Business Process Analyst
A business process analyst is someone with expertise in business structural organization and how it affects workflow. Their aim is to completely analyze the current processes a business is using and to then evaluate and select methods that can improve these processes significantly.
Criteria for strategic improvements implemented by a business process analyst can vary greatly, but common ones include: improved efficiency, reduced operational costs, quicker time to approval of major project decisions, better compliance, increased transparency, and better accountability to key stakeholders.
In order to implement the sweeping changes that bring about improvements such as these, a business process analyst must first closely analyze the existing processes through data. They will study the established organizational structure and policies in detail. Then, they will analyze how work tasks and overall project milestones are carried through and how closely these operations mirror the company’s intended performance.
Then, the business process analyst will work with key stakeholders to determine criteria that can help them identify what optimal solutions and improvements may look like. With these criteria in mind, they can then use their knowledge of corporate processes, efficient administration policies and data from the existing practices of the business to recommend key changes that bring about improvements.
A business process analyst may work internally for a company, or they may be hired as an outside consultant. They are frequently attached to a project manager to help them oversee and make recommendations for several projects at once. They may also be involved in a more general corporate and administrative restructuring that has an overall impact on how work is accomplished and how decisions are made.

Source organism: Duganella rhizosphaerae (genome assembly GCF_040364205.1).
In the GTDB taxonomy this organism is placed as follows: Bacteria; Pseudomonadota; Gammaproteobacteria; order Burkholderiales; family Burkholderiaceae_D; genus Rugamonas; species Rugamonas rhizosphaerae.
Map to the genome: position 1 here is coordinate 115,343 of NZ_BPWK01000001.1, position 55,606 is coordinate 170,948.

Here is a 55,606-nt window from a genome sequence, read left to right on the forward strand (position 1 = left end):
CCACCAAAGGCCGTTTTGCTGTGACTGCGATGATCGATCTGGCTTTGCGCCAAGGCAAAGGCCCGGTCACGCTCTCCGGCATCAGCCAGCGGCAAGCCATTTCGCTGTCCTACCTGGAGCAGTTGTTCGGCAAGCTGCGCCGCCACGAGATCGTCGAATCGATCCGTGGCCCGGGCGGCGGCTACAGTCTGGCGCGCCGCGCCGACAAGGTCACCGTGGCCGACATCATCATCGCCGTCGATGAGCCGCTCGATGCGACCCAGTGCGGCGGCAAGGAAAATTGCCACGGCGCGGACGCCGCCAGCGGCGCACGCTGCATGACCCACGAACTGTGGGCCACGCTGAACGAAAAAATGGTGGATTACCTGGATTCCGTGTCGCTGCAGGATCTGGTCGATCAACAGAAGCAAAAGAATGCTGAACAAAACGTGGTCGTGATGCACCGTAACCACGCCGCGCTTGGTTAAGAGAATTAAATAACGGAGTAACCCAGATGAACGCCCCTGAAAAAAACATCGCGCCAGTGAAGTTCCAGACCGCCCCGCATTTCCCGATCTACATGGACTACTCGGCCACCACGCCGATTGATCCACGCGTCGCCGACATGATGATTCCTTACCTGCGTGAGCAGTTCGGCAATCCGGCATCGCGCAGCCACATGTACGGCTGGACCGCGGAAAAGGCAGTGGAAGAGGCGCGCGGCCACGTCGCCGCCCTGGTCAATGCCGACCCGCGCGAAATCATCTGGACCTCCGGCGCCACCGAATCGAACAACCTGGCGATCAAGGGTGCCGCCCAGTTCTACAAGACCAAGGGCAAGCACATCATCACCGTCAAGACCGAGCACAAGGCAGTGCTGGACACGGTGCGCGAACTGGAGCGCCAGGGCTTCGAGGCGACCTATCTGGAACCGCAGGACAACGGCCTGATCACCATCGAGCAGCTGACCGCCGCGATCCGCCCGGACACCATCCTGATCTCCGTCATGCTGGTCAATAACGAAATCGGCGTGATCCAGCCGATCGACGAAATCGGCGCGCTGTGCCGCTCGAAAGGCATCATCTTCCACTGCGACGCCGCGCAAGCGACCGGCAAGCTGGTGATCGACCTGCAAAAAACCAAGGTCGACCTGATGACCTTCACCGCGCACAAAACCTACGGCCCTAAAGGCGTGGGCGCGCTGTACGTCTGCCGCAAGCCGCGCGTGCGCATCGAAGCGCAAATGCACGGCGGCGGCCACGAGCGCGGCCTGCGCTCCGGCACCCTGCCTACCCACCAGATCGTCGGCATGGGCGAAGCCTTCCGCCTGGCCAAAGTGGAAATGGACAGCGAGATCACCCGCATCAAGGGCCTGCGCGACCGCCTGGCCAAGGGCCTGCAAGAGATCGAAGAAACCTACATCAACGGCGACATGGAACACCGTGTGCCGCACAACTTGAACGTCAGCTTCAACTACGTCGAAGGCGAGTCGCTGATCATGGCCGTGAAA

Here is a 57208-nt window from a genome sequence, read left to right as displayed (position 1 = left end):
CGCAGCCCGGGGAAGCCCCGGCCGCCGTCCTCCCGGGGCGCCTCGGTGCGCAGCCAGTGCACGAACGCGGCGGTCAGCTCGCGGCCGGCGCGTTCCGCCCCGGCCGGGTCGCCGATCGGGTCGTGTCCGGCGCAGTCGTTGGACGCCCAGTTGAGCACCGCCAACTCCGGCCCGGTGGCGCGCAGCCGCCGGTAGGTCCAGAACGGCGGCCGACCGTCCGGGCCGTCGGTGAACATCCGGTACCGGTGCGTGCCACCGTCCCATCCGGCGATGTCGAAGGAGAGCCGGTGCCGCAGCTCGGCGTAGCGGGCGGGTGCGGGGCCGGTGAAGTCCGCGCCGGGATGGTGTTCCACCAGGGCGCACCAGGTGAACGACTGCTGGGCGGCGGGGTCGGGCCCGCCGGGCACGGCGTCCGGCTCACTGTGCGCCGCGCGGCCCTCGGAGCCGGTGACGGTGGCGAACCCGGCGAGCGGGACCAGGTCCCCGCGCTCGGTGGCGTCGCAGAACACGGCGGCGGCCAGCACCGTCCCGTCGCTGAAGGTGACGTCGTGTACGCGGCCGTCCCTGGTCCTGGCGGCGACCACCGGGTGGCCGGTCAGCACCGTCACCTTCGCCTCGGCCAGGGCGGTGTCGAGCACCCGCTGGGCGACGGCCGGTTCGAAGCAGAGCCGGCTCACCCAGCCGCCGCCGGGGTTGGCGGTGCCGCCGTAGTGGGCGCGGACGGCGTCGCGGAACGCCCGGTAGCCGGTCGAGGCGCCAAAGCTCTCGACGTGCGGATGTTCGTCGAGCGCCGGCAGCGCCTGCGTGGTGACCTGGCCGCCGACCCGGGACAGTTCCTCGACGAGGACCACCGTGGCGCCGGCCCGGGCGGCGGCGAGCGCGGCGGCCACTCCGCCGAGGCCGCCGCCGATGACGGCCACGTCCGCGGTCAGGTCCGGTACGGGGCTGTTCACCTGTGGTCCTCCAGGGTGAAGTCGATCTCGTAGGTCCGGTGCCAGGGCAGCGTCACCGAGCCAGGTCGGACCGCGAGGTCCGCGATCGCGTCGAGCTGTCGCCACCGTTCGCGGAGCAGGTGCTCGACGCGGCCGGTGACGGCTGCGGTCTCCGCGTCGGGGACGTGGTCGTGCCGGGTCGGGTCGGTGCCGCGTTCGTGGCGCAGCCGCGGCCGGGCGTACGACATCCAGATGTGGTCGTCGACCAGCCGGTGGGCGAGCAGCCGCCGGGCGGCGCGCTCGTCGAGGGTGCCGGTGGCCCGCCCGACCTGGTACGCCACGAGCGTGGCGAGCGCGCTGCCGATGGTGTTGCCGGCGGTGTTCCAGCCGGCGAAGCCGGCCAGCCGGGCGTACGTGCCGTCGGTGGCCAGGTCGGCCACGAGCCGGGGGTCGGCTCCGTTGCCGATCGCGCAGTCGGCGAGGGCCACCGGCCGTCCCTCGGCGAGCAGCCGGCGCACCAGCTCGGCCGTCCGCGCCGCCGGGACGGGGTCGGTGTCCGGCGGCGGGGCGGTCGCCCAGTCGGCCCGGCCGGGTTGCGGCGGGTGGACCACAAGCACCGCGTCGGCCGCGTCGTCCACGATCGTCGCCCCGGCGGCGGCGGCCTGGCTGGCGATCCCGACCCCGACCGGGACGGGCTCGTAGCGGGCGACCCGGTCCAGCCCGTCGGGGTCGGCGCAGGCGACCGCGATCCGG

Business process analysts differ from project managers in that they are intended to oversee the more general organization and structure of a project as opposed to working intimately with the project and its planned tasks. They often report directly to administration or to key stakeholders to ensure that their recommendations are heard by the decision-makers who can affect the most meaningful changes.
Companies and organizations look to business process analysts for their extensive knowledge of how organizational structures enable a company to remain productive, efficient, and compliant with both internal policies and external regulations.
A business process analyst will typically be involved with several projects at one time. Their role may be completed upon presenting their recommendations to key stakeholders, or they may stay onboard on a continuing basis to ensure recommendations are implemented properly and to see if more recommendations may be needed as the company evolves.